1. Across all three data providers, very few companies in global indices have a temperature score below 2°C
The data providers considered in this paper use their own data sets and methodologies. Consequently, companies’ temperature scores can differ to a sizeable extent depending on the provider. In this section, we focus on the metrics produced by Iceberg Data Lab. According to this data, less than 5% of companies have a temperature score below 2°C across all investment universes, with reference to the MSCI World index. This share is even lower (3%) when considering the ICE BofA large cap index. In both cases, a significant share of companies have temperature scores ranging from 2.5°C to 3.5°C. The ‘NA’ column includes issuers that have not disclosed any emission reduction targets and that, as a result, are not in the scope of Iceberg Data Lab’s methodology.
Less than 5% of companies have a temperature score below 2°C across all investment universes.
At this stage, it appears difficult to build investment portfolios uniquely made up of corporates that are already aligned to a 2°C trajectory and moving towards 1.5°C.
Differences between credit and equity temperature levels on similar universes lie in the differences between benchmarks, not in the issuer’s temperature scores (i.e., corporate x stocks and corporate x bonds have the same temperature score). At this stage, it appears difficult to build investment portfolios uniquely made up of companies that are already aligned to a 2°C trajectory and moving towards 1.5°C. Moreover, only a handful have taken pledges to reduce their carbon emissions to limit global warming to 2°C or below. This is despite the risk of having stranded assets due to efforts to decarbonise the economy. Pioneering companies have taken the lead in the zerocarbon transition by setting emissions reduction targets grounded in climate science through the Science Based Targets initiative (SBTi). Targets are considered to be ‘science-based’ if they are aligned with emission levels consistent with limiting global warming to well below 2°C above pre-industrial levels and towards 1.5°C. To take part in such a global effort, large asset managers have started to develop robust engagement strategies encouraging companies to set more ambitious targets in line with the Paris Agreement’s goal. In practice, this can be done in different ways through continuous and collective engagement with issuers.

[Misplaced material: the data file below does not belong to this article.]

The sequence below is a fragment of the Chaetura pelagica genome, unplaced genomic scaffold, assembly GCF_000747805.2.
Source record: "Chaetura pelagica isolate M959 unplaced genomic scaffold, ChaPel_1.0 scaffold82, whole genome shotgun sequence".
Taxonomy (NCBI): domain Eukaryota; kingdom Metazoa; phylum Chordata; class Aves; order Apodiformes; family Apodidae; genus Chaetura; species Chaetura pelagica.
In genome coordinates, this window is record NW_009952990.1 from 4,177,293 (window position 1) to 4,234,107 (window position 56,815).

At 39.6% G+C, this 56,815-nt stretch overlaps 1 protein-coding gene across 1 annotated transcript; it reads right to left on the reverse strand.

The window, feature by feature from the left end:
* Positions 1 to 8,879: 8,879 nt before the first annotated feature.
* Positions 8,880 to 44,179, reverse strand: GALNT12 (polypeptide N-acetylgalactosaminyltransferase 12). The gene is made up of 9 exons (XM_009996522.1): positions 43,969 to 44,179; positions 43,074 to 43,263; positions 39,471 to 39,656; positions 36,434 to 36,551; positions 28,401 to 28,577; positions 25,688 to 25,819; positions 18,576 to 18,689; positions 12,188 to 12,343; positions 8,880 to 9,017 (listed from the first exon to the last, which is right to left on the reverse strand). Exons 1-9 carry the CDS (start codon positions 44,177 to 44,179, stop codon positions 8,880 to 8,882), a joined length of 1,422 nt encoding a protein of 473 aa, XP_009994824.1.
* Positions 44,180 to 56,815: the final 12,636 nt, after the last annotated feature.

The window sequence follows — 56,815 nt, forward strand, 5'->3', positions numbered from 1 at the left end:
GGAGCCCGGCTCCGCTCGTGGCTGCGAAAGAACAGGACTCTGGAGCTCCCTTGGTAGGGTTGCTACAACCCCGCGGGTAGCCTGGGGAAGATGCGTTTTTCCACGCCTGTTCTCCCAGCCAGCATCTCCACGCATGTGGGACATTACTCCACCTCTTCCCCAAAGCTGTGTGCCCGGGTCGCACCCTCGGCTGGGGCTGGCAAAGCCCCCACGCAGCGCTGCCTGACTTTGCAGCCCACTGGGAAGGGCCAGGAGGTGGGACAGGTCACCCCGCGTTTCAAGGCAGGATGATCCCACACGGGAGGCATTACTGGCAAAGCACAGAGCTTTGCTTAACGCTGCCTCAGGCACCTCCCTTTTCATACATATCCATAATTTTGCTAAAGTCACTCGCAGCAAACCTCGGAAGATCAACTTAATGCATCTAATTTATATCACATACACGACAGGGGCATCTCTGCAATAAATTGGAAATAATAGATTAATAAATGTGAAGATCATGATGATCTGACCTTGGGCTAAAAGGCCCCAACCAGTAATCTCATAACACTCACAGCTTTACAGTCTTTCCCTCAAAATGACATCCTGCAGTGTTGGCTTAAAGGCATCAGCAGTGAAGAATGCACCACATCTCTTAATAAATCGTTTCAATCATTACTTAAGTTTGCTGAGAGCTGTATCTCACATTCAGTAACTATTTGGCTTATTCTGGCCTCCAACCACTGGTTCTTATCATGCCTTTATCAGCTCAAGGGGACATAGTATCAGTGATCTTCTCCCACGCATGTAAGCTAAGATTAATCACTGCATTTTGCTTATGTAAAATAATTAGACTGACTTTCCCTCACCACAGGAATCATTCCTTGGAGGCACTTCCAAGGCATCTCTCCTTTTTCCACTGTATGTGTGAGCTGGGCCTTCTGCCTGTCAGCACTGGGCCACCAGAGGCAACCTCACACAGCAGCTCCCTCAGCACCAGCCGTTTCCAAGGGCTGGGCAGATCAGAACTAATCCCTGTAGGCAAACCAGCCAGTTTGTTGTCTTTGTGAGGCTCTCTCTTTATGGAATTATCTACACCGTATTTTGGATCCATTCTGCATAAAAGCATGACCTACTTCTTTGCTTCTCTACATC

2. The distribution of temperature scores varies across geographies
Temperature metrics also hinge on the regions considered. Focusing on results provided by Iceberg Data Lab, the worst performer of all equity universes is US equity, with 75% of corporates being above the 3°C threshold. This is followed by emerging markets (EM) equity and European equity, where the share of companies with a temperature above 3°C is 69% and 42%, respectively. Two main reasons can explain the differences across regions:
- European companies are leading the charge in their efforts to reduce their carbon footprint. In contrast, US corporates have generally been slower to acknowledge the inevitability of transition and to announce ambitious emission reduction goals.
- Temperature methodologies rely on a single global scenario for sectoral pathways, which means that the demanded level of ambition is the same across regions. This does not account for discrepancies in the maturity of issuers and countries across geographies.
Additionally, a significant share -- worth around 10% -- of the MSCI EM index is not covered by Iceberg Data Lab’s methodology. This can be explained by the fact that EM issuers are lagging behind their European and US peers when it comes to climate disclosure and reporting practices, as well as the fact that providers tend to focus on advanced economies first. Both the availability and quality of information relating to carbon emissions tend to be lower for EM issuers, making it more difficult for data providers to assess the companies’ temperature performance.
To take part in such a global effort, large asset managers have started to develop robust engagement strategies, encouraging companies to set more ambitious targets in line with the Paris Agreement goal.